The Face Off: Law Enforcement Use of Face Recognition Technology
Publisher: Electronic Frontier Foundation
Date Written: 12/02/2018
Year Published: 2018
Resource Type: Article
Cx Number: CX22152
Face recognition is poised to become one of the most pervasive surveillance technologies, and law enforcement's use of it is increasing rapidly. However, the adoption of face recognition technologies like these is occurring without meaningful oversight, without proper accuracy testing of the systems as they are actually used in the field, and without the enactment of legal protections to prevent internal and external misuse.
Face recognition is poised to become one of the most pervasive surveillance technologies, and law enforcements use of it is increasing rapidly. Today, law enforcement officers can use mobile devices to capture face recognition-ready photographs of people they stop on the street; surveillance cameras boast real-time face scanning and identification capabilities; and federal, state, and local law enforcement agencies have access to hundreds of millions of images of faces of law-abiding Americans. On the horizon, law enforcement would like to use face recognition with body-worn cameras, to identify people in the dark, to match a person to a police sketch, or even to construct an image of a persons face from a small sample of their DNA.
However, the adoption of face recognition technologies like these is occurring without meaningful oversight, without proper accuracy testing of the systems as they are actually used in the field, and without the enactment of legal protections to prevent internal and external misuse. This has led to the development of unproven, inaccurate systems that will impinge on constitutional rights and disproportionately impact people of color.
Without restrictive limits in place, it could be relatively easy for the government and private companies to build databases of images of the vast majority of people living in the United States and use those databases to identify and track people in real time as they move from place to place throughout their daily lives. As researchers at Georgetown posited in 2016, one out of two Americans is already in a face recognition database accessible to law enforcement.1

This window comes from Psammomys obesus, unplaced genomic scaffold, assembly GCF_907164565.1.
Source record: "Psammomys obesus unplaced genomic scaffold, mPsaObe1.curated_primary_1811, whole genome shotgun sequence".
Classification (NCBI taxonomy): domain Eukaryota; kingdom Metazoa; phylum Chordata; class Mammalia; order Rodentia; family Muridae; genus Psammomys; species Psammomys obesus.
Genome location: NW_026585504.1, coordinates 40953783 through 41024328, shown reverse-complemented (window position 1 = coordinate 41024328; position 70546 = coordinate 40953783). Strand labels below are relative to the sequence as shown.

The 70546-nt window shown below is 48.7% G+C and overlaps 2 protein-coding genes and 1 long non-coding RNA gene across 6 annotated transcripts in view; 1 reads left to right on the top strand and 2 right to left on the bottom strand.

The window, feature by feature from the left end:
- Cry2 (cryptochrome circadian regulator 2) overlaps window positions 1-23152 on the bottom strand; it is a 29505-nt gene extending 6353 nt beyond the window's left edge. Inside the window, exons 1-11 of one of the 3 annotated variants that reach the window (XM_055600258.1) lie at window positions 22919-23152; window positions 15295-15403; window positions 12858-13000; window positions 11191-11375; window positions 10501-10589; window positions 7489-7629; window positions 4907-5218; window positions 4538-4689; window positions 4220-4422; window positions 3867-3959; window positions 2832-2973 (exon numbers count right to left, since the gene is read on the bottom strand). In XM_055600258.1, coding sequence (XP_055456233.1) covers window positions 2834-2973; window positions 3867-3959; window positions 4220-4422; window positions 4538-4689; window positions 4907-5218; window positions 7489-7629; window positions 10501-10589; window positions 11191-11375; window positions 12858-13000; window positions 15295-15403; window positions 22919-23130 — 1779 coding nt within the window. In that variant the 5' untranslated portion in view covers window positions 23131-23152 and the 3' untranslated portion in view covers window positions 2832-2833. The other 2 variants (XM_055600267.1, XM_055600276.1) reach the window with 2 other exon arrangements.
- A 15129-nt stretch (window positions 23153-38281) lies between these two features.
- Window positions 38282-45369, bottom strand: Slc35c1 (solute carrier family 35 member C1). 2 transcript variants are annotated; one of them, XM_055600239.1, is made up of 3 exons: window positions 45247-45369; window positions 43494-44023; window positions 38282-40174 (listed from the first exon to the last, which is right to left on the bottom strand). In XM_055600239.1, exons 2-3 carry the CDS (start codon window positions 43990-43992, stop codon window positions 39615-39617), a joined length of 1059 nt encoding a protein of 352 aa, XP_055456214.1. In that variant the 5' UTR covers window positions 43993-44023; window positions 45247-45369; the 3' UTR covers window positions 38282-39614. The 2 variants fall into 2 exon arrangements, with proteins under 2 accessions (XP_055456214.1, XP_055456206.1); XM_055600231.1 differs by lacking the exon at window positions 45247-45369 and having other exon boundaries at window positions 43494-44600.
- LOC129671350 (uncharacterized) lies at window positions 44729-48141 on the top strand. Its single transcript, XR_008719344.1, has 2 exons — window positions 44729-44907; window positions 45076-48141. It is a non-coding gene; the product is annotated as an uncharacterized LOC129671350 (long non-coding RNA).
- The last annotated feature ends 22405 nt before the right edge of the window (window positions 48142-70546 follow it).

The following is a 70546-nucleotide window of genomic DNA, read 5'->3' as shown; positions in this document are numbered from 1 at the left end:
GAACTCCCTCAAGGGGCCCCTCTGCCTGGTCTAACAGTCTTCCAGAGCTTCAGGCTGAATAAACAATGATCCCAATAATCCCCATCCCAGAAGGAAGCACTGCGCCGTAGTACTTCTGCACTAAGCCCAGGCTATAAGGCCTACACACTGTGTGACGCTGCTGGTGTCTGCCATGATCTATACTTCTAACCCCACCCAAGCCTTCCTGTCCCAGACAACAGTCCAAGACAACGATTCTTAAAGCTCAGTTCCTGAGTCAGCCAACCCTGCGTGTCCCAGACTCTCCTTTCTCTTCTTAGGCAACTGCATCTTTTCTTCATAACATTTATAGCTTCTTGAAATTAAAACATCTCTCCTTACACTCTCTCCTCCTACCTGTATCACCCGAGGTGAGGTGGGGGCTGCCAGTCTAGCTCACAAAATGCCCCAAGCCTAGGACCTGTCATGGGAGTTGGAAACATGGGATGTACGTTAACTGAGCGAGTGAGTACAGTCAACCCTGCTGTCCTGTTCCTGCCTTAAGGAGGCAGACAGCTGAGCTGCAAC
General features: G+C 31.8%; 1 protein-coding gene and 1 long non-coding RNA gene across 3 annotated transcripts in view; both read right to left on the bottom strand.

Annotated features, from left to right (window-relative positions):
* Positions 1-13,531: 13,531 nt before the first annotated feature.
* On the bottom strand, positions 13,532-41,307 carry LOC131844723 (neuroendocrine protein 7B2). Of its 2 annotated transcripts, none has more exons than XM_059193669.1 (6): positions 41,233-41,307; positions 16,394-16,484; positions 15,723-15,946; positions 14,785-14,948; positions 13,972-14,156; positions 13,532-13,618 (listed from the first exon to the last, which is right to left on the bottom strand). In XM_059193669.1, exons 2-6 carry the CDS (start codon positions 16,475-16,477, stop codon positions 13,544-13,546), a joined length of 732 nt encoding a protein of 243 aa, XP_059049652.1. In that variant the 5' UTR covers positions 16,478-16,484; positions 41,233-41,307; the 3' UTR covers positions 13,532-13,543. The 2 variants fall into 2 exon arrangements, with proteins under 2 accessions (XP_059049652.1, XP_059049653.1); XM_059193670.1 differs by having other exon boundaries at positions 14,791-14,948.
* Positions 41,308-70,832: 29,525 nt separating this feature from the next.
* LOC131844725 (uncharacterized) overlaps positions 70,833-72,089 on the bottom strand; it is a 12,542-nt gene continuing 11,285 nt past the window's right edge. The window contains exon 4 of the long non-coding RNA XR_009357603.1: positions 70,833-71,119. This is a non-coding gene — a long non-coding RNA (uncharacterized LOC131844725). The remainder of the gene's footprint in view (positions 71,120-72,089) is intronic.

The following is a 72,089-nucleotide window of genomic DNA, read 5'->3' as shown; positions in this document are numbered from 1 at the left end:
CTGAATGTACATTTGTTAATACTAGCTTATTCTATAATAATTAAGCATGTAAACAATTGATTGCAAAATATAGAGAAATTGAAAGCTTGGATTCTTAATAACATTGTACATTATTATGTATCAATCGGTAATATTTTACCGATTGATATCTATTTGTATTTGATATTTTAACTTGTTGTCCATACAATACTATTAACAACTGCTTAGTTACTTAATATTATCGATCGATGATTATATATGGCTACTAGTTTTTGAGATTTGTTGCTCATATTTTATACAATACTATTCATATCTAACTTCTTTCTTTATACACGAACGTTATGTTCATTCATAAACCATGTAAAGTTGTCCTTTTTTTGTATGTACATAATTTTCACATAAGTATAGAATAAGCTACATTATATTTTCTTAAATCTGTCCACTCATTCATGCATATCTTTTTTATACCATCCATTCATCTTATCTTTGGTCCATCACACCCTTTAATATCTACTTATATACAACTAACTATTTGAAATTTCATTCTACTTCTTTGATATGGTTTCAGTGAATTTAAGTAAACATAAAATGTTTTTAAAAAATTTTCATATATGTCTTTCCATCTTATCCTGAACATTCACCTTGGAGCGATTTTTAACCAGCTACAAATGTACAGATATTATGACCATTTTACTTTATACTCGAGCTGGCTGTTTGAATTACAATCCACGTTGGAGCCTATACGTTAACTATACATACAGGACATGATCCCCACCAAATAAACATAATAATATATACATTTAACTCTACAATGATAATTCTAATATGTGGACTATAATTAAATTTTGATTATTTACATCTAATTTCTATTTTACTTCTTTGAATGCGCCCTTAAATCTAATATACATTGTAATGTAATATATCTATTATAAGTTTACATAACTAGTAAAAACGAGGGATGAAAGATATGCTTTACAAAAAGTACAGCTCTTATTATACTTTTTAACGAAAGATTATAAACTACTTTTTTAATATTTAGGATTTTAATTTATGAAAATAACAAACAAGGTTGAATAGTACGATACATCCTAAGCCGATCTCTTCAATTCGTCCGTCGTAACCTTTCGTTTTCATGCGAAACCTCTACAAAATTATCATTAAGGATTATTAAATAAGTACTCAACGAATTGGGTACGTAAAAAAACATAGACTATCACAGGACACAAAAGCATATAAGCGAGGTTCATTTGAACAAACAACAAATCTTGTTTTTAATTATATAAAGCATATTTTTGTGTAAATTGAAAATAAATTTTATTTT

This white paper takes a broad look at the problems with law enforcement use of face recognition technology in the United States. Part 1 provides an overview of the key issues with face recognition, including accuracy, security, and impact on privacy and civil rights. Part 2 focuses on FBIs face recognition programs, because FBI not only manages the repository for most of the criminal data used by federal, state, local, and tribal law enforcement agencies across the United States, but also provides direct face recognition services to many of these agencies, and its systems exemplify the wider problems with face recognition. After considering these current issues, Part 3 looks ahead to potential future face recognition capabilities and concerns. Finally, Part 4 presents recommendations for policy makers on the limits and checks necessary to ensure that law enforcement use of face recognition respects civil liberties.